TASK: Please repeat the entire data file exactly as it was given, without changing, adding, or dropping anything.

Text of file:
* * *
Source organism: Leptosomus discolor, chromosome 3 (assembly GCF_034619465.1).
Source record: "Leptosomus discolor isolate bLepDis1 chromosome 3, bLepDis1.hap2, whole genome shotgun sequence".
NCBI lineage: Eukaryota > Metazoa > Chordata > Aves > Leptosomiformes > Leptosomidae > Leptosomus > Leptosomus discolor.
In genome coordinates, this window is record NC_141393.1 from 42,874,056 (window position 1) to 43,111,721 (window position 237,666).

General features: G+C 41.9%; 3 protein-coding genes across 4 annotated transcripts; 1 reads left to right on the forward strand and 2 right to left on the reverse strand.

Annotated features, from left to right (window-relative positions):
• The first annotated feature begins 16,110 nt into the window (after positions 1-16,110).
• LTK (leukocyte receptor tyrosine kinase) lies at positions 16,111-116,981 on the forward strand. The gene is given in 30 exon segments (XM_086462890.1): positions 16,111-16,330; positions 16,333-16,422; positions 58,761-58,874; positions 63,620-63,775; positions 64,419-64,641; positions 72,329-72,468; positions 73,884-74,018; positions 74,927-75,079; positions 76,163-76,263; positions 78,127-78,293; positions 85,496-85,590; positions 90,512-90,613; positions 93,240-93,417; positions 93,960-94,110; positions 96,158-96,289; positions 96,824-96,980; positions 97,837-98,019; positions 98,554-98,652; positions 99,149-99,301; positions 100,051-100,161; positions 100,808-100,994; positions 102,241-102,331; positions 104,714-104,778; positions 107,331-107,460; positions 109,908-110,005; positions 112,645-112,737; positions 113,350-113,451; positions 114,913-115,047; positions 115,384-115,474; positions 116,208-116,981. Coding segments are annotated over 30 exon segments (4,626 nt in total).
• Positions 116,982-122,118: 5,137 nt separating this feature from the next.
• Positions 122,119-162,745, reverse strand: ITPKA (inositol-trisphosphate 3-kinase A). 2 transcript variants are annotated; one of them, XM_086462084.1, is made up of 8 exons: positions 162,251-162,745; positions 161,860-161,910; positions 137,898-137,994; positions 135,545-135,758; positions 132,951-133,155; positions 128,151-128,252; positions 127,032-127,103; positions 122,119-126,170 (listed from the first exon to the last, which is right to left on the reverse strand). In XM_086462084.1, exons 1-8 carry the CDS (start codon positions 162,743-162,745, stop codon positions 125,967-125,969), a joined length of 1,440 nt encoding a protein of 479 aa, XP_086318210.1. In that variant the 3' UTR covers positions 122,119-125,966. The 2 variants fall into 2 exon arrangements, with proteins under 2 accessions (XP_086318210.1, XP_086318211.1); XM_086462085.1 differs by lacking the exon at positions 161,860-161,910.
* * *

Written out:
Source organism: Leptosomus discolor, chromosome 3 (assembly GCF_034619465.1).
Source record: "Leptosomus discolor isolate bLepDis1 chromosome 3, bLepDis1.hap2, whole genome shotgun sequence".
NCBI lineage: Eukaryota > Metazoa > Chordata > Aves > Leptosomiformes > Leptosomidae > Leptosomus > Leptosomus discolor.
In genome coordinates, this window is record NC_141393.1 from 42,874,056 (window position 1) to 43,111,721 (window position 237,666).

General features: G+C 41.9%; 3 protein-coding genes across 4 annotated transcripts; 1 reads left to right on the forward strand and 2 right to left on the reverse strand.

Annotated features, from left to right (window-relative positions):
• The first annotated feature begins 16,110 nt into the window (after positions 1-16,110).
• LTK (leukocyte receptor tyrosine kinase) lies at positions 16,111-116,981 on the forward strand. The gene is given in 30 exon segments (XM_086462890.1): positions 16,111-16,330; positions 16,333-16,422; positions 58,761-58,874; positions 63,620-63,775; positions 64,419-64,641; positions 72,329-72,468; positions 73,884-74,018; positions 74,927-75,079; positions 76,163-76,263; positions 78,127-78,293; positions 85,496-85,590; positions 90,512-90,613; positions 93,240-93,417; positions 93,960-94,110; positions 96,158-96,289; positions 96,824-96,980; positions 97,837-98,019; positions 98,554-98,652; positions 99,149-99,301; positions 100,051-100,161; positions 100,808-100,994; positions 102,241-102,331; positions 104,714-104,778; positions 107,331-107,460; positions 109,908-110,005; positions 112,645-112,737; positions 113,350-113,451; positions 114,913-115,047; positions 115,384-115,474; positions 116,208-116,981. Coding segments are annotated over 30 exon segments (4,626 nt in total).
• Positions 116,982-122,118: 5,137 nt separating this feature from the next.
• Positions 122,119-162,745, reverse strand: ITPKA (inositol-trisphosphate 3-kinase A). 2 transcript variants are annotated; one of them, XM_086462084.1, is made up of 8 exons: positions 162,251-162,745; positions 161,860-161,910; positions 137,898-137,994; positions 135,545-135,758; positions 132,951-133,155; positions 128,151-128,252; positions 127,032-127,103; positions 122,119-126,170 (listed from the first exon to the last, which is right to left on the reverse strand). In XM_086462084.1, exons 1-8 carry the CDS (start codon positions 162,743-162,745, stop codon positions 125,967-125,969), a joined length of 1,440 nt encoding a protein of 479 aa, XP_086318210.1. In that variant the 3' UTR covers positions 122,119-125,966. The 2 variants fall into 2 exon arrangements, with proteins under 2 accessions (XP_086318210.1, XP_086318211.1); XM_086462085.1 differs by lacking the exon at positions 161,860-161,910.